Original source: http://members.gardenweb.com/members/exch/hristo

Last updated: 1 February 2014

I'm in to the edible plants since quite some years now and for all these years managed to collect a few thousand varieties, but mostly of herbaceous species. Only recently I began paying much more attention to the fruits and that is the reason for the limited number of varieties and data I can offer now.

Here are some of the varieties I have and find most interesting/worth growing (Will send scion wood):


- Petrovka from Mirovtzi (On the bellow image- the pale yellow apples on the left) - The name 'Petrovka' is generic name given to all the apple varieties which ripen around St. Peter's Day (June 29) - that is about 2 months after bloom. There are many local varieties of Petrovka which are not described in our pomologies (It says: "Not well researched group of varieties."). This particular variety I found in Mirovtzi village, hence the name. It is one of my favourite apples because of it's distinctive aroma and flavor. The taste is moderately sweet with little to no sourness. Overall taste is excellent, even great if we consider how early it is. Does not store well, but the picking period continues 25-30 days, during that time there are apples at different stages of ripeness.

- No name from Mirovtzi (The apples on the right) - Some call it Kisela Petrovka (Sour Petrovka) just to distinguish it, but it's 1-2 weeks latter than the pale yellow one, so I do not find 'Petrovka' an appropriate name for this variety. It's sweet-sharp tasting (12-14 Brix), very refreshing not as aromatic, overall - simple, but very good taste.

- Kamchiyska Sinapka (The apples in the centre of the image) - Not completely sure about the name, but pretty sure it is this variety. Local variety. Alternate bearer. The texture and flavour is typical for the sinap type apples, the taste is not something out of this world - medium sweet, little to no aroma, light (sinap) flavour, low acid, but I really like it. Ripens late October here. Excellent keeper.

I have access to many other varieties, but do not know any names and I'm afraid significant part of them could be well known foreign varieties. The coming years will try to identify them, or at least the ones I like most.

Pears: - same story - quite a few varieties (some really good, others not so), but mostly no names, no data.

- Klementinka - I'm pretty sure it's Klementinka. The variety is known not only locally. Just google Klementinka pear. For an early variety the taste is excellent. And is very pretty too.

- Unknown #1 - It was in our property when we bought it 40 years ago. Ripens late July - early August. Regular heavy cropper. Taste is very good - sweet with slight pear aroma. They are at their prime for very short time. I like them best when start to yellow and are still crisp, for only 2-3 days they become soft. Do not know why, but maggots adore it. Probably 90% of the fruits got a maggot or two. The good thing is that the damaged fruits taste as good as the non damaged ones.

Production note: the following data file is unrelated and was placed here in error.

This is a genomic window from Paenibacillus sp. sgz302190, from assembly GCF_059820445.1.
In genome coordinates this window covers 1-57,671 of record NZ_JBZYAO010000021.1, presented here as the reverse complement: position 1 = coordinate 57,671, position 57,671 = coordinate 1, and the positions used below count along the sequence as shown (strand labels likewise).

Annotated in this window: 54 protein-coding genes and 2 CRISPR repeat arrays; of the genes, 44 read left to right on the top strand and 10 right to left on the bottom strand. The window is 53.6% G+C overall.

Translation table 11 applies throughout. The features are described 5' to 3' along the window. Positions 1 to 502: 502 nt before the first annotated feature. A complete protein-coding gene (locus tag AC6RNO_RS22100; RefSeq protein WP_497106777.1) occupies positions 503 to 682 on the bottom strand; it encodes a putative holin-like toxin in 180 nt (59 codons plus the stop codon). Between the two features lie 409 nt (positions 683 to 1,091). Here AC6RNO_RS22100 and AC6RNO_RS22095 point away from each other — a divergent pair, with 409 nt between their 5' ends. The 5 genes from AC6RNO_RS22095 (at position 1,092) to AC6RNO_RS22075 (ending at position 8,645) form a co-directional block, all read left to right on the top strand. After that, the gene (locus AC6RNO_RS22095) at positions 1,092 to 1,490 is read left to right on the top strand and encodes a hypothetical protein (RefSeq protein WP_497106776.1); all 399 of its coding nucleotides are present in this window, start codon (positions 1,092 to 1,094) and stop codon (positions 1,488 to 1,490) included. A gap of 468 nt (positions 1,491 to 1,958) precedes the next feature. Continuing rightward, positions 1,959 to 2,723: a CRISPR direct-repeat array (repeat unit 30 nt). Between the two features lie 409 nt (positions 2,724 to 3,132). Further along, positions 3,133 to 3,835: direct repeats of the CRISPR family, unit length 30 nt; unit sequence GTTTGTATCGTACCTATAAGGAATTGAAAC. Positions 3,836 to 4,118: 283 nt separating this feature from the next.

- Unknown #2 - Rippens mid August. Taste is good to very good.

- Unknown #3 - Interesting variety. Rippens mid August. Quite large. Taste is good to very good.

- Unknown #4 - Rippens mid September. Taste is very good to excellent.

- Unknown #5 - Rippens late September. Probably a cross between cultivated and wild variety. It's interesting, but the quality is low to average.

Plums (Prunus domestica):

- Kiustendilska - the most popular variety in Bulgaria in the past. It's very old and of uncertain origin. Smaller (~17 gr.) than Stanley, but of better taste - Excellent for drying, compotes ect. processing (and eating too). http://www.agroplant57.com/images/PLU10.jpg

- Karadjeika - Again, very old variety of uncertain origin. Smaller than Kiustendilska (~10 gr.), juicier and sweeter and still flavourful. In a good year it reaches 33 Brix measured with a refractometer. Small, but very tasty.

- Unknown #1 - I need to identify it, but for sure is not modern variety. Medium sized, yellow-pinkish colour. Very good taste.

- Unknown #2 - This one is not mine, it grows in an old (now abandoned) experimental orchard. Big, round, relatively small pit, blue/red. OK to good taste.

- Unknown #3 - This one is not mine, it grows in an abandoned property. Medium sized. Very good flavor, but lacks sweetnes.